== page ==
The first Minnesota Pilots Association Great Aviation Gathering on March 21 and 22 welcomed more than 800 attendees who had access to aviation seminars, exhibits, and opportunities for pilots and nonpilots. AOPA participated in and helped sponsor the event, created to allow residents to learn more about general aviation in Minnesota.
Randy Corfman, who spearheaded the effort, is president of the Minnesota Pilots Association Board, which was created on April 1, 2013. “I speak annually at the Montana Aviation Conference, where I was struck that Minnesota had nothing like this,” he said. “We also didn’t have any other pilot associations outside of AOPA.”
The goal was first to create a statewide organization for pilots who might fall through the cracks between AOPA and the Experimental Aircraft Association, said Corfman. “Second, we wanted to create an annual event to promote camaraderie, safety and education for pilots,” said Corfman. “We worked aggressively to hold our first event in 2014.”
Corfman credited AOPA Alaska Regional Manager Tom George with helping to create the annual gathering. “I spoke at the Great Alaska Aviation Gathering. After the event, I told Tom what I wanted to do in Minnesota,” he said. “Tom spoke to me for three hours on how to do it. He was invaluable in getting the event off the ground.”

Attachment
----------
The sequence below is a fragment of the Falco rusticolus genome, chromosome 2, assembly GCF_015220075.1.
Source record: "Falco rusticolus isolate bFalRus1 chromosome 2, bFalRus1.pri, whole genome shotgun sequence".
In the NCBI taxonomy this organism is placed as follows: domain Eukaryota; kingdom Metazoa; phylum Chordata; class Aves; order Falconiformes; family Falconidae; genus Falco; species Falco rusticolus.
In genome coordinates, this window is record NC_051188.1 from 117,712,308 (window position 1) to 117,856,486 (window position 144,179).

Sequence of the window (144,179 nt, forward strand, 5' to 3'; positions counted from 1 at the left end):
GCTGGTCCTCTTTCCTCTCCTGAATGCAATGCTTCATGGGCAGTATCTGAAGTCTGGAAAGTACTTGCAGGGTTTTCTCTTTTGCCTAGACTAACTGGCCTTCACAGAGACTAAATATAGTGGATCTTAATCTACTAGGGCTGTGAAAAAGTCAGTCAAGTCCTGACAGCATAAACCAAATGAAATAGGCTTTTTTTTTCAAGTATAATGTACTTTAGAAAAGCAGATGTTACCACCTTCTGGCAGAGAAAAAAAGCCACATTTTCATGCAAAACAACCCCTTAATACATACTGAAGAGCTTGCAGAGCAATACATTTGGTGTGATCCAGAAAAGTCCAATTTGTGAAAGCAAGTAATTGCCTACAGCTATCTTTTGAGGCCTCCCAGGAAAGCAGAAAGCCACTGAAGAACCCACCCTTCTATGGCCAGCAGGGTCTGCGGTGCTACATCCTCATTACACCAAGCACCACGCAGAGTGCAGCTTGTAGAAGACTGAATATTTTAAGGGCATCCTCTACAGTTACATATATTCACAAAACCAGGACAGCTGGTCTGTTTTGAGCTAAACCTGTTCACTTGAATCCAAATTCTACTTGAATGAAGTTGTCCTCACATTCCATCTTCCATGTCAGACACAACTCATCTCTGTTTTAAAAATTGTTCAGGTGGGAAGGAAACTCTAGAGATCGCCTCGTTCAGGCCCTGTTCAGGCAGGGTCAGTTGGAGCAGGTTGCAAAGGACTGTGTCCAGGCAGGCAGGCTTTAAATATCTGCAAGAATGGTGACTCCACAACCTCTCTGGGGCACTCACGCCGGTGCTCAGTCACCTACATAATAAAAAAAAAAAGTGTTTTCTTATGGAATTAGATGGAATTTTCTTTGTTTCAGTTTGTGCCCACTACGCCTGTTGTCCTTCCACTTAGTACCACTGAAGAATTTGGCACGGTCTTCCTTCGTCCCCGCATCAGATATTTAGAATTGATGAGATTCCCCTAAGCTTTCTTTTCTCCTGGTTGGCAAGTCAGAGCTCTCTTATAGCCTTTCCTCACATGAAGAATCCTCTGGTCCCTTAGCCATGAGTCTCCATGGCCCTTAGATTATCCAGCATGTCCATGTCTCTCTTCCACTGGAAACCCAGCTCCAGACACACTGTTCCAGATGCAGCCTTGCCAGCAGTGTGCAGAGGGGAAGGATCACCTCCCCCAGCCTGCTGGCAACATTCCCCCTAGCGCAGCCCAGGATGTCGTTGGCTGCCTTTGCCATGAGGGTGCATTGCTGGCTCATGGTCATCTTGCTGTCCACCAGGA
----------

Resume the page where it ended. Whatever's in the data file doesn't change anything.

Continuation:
When he arrived at the event on March 21, Corfman wasn’t sure how many people would attend. “We had 300 people on the first day and even more on Saturday,” he said. He credited AOPA with being a sponsor of the gathering, along with Great Lakes Regional Manager Bryan Budds for helping to spread the word.
More than 30 exhibitors covered a variety of aviation businesses. The gathering also featured seminars on topics including air traffic control operations, aircraft engines, and emergency survival. AOPA President Mark Baker stopped by, greeting attendees as he toured the event.
“We wanted attendees to walk away with an appreciation that there are other pilots who are excited and concerned with aviation in our state, and we accomplished that,” said Corfman. “We had so many positive comments on how this event was needed. Many people already want to be involved next year and are asking how they can help.”